The three most basic financial literacy lessons they should teach in school
What is financial literacy, and how do we teach it to our kids to keep them from repeating our mistakes?
Every generation hopes to teach its children not to repeat the same mistakes. As an adult, you’ve definitely learned some knowledge over your lifetime the hard way, and if you’re a parent then passing on that knowledge feels critical to help protect your kids in the future. Some things should be given a heavier focus in the United States education system, the capacity to understand how important it is to manage your finances wisely among those topics. What are some things you wish you had known in high school regarding money management?
1. Your Credit Score is Everything
They barely touch on this in high school, but one underestimated yet heavily important focus when teaching financial literacy should be the importance of a good credit score. Why is it not harped on that your credit score will make or break all the major financial decisions in your life? Kids who are heading out the door and into the real world need to have a clear understanding of just how vital a healthy credit score is. It can determine huge decisions like:
- Auto loans to help you afford that car you need to get you to and from work
- Credit card applications
- Mortgage loans in case you ever want to get a place of your own
On top of why your credit score matters, it would also be helpful to know what actually impacts it and helps you to look better to the credit bureaus. Sometimes people think that paying a cell phone bill or rent payment on time helps to build credit. Unfortunately, this is rarely the case. Knowing what builds healthy credit really boils down to two major factors:
- The age of the debt and
- The regularity of the payment.
Students understand that there are consequences for turning in late homework, but they can’t possibly grasp the importance of paying your bills on time. Understanding the major difference between a lunch detention and consequences that directly impact your future ability to buy a house are so drastically different.
In my case, I’m extremely grateful to have been taught about this concept from an early age. It helped me consider my ability to pay for things and the consequences of not having the funds to pay for what I wanted. Now as an adult, I continue to use my credit cautiously and in ways that will help me in the future.
2. Don’t Accept Every Credit Card Offer
When you’re young and a fresh 18-year-old, “exclusive” offers keep rolling into your mailbox offering you one credit card or the other. Fancy gilded envelopes, flashy lettering and exciting verbiage make it seem like you’ve won some sort of contest, but that applying to every offer you receive is not a good idea. It’s exciting to see that you’re an adult now and you can make these kinds of choices, but exercising caution is more important than a piece of plastic with your name on it.
Reading the fine print on these so-called exclusive offers is essential before applying to any line of credit. The application might scream that the interest rate is 2.5% and that you pay no fees, but learning to check out the fine print is a handy skill to learn. Oftentimes these offers expire after 12 months, raising your interest rate to something catastrophic and inundating you with hidden fees later on. I’ve seen many friends and colleagues fall victim to great advertising, but pwhile you’re still young. Over the years, I’ve learned that different programs and even simple Excel sheets give me the freedom to spend when I want, and have the money I need when the car breaks down. It’s all about balance, so I encourage everyone to find something that helps to manage spending and saving.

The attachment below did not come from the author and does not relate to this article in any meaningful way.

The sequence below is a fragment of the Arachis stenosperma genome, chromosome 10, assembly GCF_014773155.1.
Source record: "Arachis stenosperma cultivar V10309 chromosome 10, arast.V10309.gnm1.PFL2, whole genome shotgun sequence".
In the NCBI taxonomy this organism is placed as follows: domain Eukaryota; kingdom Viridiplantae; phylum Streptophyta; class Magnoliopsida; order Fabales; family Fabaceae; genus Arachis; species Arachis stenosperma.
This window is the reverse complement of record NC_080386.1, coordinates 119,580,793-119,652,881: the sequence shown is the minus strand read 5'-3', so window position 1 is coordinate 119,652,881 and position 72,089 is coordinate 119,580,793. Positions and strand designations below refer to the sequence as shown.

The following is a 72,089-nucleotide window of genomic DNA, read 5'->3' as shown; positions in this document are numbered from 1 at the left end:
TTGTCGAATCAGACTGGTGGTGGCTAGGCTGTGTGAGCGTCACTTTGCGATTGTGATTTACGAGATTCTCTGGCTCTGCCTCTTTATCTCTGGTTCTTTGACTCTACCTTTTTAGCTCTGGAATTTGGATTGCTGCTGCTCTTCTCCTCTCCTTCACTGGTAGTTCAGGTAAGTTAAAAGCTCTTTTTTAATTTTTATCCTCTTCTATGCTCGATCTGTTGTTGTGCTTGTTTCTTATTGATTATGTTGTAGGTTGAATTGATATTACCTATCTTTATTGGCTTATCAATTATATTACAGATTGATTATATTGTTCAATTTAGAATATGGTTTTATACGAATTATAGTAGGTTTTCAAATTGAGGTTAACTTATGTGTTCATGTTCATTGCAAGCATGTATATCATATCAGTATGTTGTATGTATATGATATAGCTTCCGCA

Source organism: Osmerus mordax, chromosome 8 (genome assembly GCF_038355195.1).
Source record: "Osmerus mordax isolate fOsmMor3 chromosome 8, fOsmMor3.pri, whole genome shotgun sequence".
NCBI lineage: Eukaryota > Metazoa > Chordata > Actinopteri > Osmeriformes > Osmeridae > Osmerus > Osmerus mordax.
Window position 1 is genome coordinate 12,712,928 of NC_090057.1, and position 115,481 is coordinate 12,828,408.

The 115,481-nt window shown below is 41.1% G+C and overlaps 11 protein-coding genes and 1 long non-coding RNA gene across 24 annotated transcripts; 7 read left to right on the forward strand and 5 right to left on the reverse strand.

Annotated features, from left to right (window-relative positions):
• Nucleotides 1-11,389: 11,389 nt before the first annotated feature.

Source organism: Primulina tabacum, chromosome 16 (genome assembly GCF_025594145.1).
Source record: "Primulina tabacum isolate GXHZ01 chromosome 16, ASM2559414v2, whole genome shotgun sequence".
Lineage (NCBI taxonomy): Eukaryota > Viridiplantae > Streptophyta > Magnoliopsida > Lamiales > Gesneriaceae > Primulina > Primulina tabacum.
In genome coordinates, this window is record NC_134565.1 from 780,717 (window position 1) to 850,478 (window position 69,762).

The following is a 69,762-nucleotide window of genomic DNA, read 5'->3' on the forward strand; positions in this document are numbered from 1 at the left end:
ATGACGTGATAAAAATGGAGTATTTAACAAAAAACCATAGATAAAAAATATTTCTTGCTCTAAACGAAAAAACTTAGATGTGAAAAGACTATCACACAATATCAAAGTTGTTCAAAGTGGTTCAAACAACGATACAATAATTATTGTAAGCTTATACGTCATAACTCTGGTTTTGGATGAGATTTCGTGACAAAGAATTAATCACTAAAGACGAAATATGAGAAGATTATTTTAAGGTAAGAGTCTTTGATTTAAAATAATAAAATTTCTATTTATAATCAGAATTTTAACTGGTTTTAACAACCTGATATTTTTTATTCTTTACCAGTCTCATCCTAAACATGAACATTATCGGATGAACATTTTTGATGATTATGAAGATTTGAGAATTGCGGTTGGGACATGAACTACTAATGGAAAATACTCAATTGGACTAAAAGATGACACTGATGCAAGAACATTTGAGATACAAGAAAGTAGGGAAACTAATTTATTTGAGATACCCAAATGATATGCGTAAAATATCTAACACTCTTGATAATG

It’s easy to say that kids are irresponsible and want to blow their money as soon as they have it, but think about how you learned to save and maintain a healthy bank balance. It takes some trial and error (mostly error) to figure it out, but being taught in high school just how important these decisions are would have been so much more helpful. It takes a village to raise a child, and learning financial literacy in school can be one way that the village does its part to help.oor judgement lands them with an account overrun with high rates and fees.
Another reason that it’s a bad idea to apply for every credit card offer goes back to the initial bullet point: Your credit score. Applying for multiple lines of credit at once gives your credit score a major hit and can flag you to the credit bureaus as untrustworthy. (Again, it all comes back to your credit score!)
3. Put Some Damn Money Away
The minute you hold your first hard-earned paycheck, it’s easy to want to go on a shopping spree and blow it all in one weekend. As an adult you know that’s horrible advice, but as a kid you can’t think of anything better to do than having fun with your paycheck.
Saving a portion of your paycheck should be beaten into students’ heads as many times as possible so that they understand how big of a deal it is. Parents and grandparents can advise their kids, but sometimes the voice of a teacher or peer is louder than the authority figures at home. There is so much that you learn when you’re balancing your own bank account that you never even considered before:
- The reality of overdrafting your account, how easy it is to do and hidden fees or locked debit cards every time you overspend
- Autopayments from bills coming out of your account every month; unless you’re paying attention then your account can drain in a hurry
- Unforeseen, expensive emergencies that can seriously impact whether or not you eat this week
It’s more fun to spend and boring to save, nobody is arguing that point. But understanding the significance of putting money in the bank and being ready for anything is a great skill to learn.